Flawed workaround #4

Remember Workaround #1, where we used a Hue/Saturation layer to check for detail? Well, we can sort of use the same methods for our purple blues.

First, you need to get some prints made, with some blues in them. Compare the prints to the digital images – the blues in the prints are probably much nicer than that annoying purple on screen.

Make a Hue/Saturation adjustment layer, and select "Blues". Then move the Hue slider to the left, to try to mimic the blues in the prints. (You may also need to adjust the Lightness slider.)

If you find a satisfactory result, you can make a note of the settings so you can use this "Blue Proof Layer" on every photo.


You’ll never get it exact. In fact, you might go insane trying. It’s just not possible. But it might get you a bit closer.

This is simply a form of soft-proofing. You can keep the layer active while you’re editing your image, but for heaven’s sake turn it off before output!!! Otherwise you’ll find your blues have all turned cyan in your prints.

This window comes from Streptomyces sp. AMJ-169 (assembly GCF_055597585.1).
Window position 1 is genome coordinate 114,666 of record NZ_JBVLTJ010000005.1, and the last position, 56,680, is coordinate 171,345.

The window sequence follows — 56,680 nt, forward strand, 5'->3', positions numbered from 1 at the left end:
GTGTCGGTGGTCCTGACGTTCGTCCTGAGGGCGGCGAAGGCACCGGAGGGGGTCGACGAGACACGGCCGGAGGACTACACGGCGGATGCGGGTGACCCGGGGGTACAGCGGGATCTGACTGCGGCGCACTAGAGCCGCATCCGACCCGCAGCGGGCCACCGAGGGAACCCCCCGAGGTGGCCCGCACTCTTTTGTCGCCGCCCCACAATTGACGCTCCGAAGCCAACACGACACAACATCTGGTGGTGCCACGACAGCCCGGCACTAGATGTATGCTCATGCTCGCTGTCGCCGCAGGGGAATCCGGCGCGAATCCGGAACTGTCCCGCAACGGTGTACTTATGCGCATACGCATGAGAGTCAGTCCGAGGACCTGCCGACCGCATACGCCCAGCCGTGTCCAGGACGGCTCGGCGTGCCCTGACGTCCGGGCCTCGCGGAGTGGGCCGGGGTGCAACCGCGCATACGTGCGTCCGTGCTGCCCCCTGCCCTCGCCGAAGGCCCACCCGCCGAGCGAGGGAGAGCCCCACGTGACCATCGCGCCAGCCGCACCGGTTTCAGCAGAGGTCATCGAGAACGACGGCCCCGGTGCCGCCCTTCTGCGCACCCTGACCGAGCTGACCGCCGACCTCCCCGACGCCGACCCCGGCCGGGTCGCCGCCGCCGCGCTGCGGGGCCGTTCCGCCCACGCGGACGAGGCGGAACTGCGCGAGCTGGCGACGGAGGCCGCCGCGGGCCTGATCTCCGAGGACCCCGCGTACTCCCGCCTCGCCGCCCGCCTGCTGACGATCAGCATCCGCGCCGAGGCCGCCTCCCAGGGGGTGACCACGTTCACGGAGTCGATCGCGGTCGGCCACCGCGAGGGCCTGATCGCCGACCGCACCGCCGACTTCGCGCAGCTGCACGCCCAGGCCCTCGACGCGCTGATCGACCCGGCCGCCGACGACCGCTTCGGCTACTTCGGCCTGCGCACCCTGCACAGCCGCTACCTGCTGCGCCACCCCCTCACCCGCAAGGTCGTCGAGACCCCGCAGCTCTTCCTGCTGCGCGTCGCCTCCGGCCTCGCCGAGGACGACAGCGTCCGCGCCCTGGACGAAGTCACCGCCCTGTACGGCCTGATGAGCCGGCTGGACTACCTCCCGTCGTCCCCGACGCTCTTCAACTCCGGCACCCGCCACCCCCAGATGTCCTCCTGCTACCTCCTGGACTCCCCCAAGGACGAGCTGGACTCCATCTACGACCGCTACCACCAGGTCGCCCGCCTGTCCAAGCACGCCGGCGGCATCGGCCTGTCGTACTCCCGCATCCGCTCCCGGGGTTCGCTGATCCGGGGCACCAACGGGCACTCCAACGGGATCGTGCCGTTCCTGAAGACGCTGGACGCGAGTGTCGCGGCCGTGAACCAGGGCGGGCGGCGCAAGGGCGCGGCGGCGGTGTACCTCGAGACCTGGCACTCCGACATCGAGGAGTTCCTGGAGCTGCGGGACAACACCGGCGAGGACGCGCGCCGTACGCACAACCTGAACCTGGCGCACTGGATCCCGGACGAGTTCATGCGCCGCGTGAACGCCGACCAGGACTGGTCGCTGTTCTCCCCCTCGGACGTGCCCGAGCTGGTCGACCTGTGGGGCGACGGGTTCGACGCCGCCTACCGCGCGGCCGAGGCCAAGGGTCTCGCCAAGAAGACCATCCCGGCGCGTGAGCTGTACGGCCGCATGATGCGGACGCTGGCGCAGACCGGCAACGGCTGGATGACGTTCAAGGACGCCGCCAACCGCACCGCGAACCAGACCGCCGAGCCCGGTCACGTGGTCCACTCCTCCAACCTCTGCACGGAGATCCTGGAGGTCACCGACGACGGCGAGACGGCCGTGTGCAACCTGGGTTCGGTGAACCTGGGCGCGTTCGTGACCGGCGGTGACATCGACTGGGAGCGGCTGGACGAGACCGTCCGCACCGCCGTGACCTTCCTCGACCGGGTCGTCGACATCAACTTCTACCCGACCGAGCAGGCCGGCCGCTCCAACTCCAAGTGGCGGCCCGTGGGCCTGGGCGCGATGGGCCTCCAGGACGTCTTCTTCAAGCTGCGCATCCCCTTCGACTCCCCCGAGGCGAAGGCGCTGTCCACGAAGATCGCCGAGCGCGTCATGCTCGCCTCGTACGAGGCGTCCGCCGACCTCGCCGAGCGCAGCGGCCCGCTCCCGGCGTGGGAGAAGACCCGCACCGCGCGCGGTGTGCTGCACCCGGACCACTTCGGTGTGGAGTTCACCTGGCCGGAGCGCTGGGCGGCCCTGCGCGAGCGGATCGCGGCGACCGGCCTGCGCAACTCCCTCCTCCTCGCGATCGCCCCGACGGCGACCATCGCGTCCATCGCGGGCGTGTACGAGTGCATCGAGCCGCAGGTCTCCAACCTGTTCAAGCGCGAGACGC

Don’t let it get you down. Overall this is not a problem that will haunt you every minute you sit at your computer.

I encourage you to save your pennies for a better monitor in the future, but until you can afford it, don’t do anything rash.

Awareness is your best ally here. As long as you’re conscious of the situation, you can make informed decisions about your colours when editing, and safely minimise any printing problems.

If in doubt, print a little 6×4" proof before committing to a big expensive print for your wall.

And please don’t give up on monitor calibration – sure, it’s not perfect, but it’s much better than not calibrating.


If you have a question about this article, please feel free to post it in Ask Damien.